The proportional control action from B to C will be equal but opposite to the proportional control action from A to B. The rate or derivative control action from B to C will be double that from A to B. The resulting open loop control signal pattern is shown in the lower portion of Graph. The controller gain and derivative settings remain constant.

Very shortly after time (t0) the control signal increases abruptly to a value determined by the rate of change of the error (e), the derivative or rate time setting, and the controller gain. Proportional action ramps the control signal up, until time (t1), to a value determined by the error (e) and the controller gain setting. This includes the direction of the error and controller action.

At time (t1) the rate of change of the process error, de/dt, momentarily becomes zero, so the original change in the control signal due to the rate action drops out. Then, the process error change direction becomes negative, and the derivative control action now produces an abrupt negative control signal, double the original derivative control signal. The  proportional control action then ramps the control signal down until time (t2).

At time (t2) the rate of change of the process error becomes zero, so the derivative control signal again drops out leaving the control signal at its original bias (zero) error value. Note that this final bias, (zero) error value of the control signal and, hence, the control valve position at the end of this excursion, is determined solely by the proportional. The valve has been stroked rapidly and repeated by the derivative action subjecting it to unnecessary wear, with no improvement in control.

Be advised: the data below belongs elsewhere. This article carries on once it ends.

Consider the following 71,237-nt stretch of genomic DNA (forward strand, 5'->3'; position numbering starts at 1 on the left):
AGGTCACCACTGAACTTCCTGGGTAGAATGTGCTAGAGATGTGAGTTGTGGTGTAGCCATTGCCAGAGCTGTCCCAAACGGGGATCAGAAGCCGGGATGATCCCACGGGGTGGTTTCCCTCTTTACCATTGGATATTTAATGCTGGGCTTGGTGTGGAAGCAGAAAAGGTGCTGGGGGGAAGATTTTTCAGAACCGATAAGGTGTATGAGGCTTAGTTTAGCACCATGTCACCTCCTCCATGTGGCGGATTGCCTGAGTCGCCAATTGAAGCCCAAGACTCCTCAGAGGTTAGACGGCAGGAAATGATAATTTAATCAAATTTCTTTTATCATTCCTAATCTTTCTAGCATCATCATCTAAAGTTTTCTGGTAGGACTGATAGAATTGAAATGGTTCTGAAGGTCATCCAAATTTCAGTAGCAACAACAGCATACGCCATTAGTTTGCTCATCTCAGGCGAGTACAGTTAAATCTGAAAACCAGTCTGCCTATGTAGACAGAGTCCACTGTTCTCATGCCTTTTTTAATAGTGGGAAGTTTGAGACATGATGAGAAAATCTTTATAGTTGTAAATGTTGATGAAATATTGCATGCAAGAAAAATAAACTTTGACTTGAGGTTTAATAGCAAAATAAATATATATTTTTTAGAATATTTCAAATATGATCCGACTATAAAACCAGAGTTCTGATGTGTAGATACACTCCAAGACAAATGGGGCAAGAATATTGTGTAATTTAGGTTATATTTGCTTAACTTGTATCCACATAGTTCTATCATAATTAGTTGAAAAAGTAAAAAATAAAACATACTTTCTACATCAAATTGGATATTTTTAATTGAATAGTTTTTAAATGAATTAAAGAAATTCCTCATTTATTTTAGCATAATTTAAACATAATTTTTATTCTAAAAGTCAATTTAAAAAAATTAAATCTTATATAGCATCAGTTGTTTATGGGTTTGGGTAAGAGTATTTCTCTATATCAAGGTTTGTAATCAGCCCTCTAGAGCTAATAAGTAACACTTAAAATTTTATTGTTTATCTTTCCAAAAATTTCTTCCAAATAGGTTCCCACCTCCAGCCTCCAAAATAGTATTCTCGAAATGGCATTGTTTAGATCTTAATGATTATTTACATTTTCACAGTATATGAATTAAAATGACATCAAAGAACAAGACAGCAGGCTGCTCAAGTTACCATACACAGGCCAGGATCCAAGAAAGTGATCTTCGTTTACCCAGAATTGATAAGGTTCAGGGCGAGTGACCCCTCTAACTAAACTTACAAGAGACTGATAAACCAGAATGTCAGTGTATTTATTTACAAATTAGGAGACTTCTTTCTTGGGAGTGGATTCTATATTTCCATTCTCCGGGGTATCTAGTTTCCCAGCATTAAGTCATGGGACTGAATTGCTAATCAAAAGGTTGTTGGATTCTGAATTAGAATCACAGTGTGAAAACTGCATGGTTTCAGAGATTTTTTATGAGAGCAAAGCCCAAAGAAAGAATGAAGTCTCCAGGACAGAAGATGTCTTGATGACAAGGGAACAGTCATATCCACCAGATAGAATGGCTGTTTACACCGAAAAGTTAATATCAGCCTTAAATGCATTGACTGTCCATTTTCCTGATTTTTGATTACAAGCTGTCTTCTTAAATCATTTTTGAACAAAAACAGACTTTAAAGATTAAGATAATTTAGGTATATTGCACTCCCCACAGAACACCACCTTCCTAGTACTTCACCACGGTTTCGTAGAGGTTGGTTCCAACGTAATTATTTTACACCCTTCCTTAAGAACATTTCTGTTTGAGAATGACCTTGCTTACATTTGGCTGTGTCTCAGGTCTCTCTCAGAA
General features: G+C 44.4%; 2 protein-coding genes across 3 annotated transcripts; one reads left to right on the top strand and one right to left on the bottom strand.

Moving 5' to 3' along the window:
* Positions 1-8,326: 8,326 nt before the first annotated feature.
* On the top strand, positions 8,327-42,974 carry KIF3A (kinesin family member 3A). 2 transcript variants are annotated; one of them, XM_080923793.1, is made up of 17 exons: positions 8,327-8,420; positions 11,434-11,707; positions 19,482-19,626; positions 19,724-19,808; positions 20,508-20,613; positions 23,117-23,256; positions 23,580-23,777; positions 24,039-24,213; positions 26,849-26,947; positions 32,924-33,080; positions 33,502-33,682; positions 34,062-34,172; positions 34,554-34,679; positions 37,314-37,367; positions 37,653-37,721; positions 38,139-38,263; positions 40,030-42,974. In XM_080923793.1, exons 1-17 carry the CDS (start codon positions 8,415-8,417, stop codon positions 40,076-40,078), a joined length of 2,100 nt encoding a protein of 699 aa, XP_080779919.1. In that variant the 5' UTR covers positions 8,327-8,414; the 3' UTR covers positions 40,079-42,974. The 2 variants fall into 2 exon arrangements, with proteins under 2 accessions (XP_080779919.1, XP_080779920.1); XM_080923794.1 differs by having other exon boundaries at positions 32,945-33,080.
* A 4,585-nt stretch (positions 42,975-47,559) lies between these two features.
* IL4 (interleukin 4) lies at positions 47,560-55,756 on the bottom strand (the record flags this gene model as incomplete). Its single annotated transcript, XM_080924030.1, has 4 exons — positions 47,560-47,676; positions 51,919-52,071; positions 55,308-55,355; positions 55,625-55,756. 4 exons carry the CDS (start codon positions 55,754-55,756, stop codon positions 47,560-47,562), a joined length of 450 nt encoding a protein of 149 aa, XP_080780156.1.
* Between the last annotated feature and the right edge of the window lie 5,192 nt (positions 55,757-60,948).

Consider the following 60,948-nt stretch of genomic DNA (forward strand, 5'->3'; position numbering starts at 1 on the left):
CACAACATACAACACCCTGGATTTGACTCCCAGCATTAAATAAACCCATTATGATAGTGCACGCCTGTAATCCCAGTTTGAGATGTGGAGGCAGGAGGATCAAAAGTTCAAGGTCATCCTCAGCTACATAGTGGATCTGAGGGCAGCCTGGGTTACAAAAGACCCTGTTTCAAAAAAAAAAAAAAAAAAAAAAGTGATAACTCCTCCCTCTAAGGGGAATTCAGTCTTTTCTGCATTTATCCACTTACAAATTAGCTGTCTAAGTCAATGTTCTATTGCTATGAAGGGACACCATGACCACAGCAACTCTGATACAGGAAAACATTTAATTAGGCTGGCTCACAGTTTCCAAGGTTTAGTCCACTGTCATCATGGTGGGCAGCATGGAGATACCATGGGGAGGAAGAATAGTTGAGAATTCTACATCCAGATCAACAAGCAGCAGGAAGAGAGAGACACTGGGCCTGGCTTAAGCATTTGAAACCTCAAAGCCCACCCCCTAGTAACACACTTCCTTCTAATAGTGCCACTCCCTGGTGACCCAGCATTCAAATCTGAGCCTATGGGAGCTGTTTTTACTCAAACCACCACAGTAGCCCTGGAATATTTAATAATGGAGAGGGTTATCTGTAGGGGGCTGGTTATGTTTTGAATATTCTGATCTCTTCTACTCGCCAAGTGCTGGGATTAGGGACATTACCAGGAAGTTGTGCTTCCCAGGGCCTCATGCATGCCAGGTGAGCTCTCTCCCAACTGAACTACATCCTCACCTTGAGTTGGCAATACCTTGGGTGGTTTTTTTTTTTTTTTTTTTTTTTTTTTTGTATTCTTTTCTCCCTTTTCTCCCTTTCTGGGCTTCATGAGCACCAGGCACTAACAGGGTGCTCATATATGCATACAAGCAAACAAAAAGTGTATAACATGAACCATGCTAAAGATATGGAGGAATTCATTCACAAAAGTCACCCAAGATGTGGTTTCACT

The response of the closed loop shown in the above Example would be somewhat different because the resulting valve action would continuously alter the error signal. However, the valve would still be subjected to rapid and repeated stroking unnecessarily.

Thus, it can be seen from the above discussion that the use of derivative action on fast acting processes such as flow is not advisable.

Let us look at the control of a sluggish (generally a physically large) system. As an example, consider a large tank with a variable outflow and a control valve on the inflow. A large volume change will, therefore, be necessary before any appreciable change in level occurs.

Consider a large change in the outflow. After some delay (due to the sluggishness of the system) the controller will respond.

If we have only proportional mode on the controller the delays will mean that the controller is always chasing the error initiated by the outflow disturbance. The response to proportional control is shown in Below Figure. Note that the process has not fully stabilized after a considerable period of time.

The addition of derivative action, however, causes an anticipatory response. The control signal increases more rapidly and the process is returned to a steady state in a much shorter time. Note also that: The system is more stable (less cycling) with PD control. Offset still exists.

Proportional and Derivative controller action

Fig: Large System Under Proportional and Proportional Plus Derivative Control


  • Derivative or rate action is anticipatory and will usually reduce, but not eliminate, offset.
  • Its units are minutes (advance of proportional action).
  • It tends to reduce lag in a control loop.
  • Its use is generally limited to slow acting processes.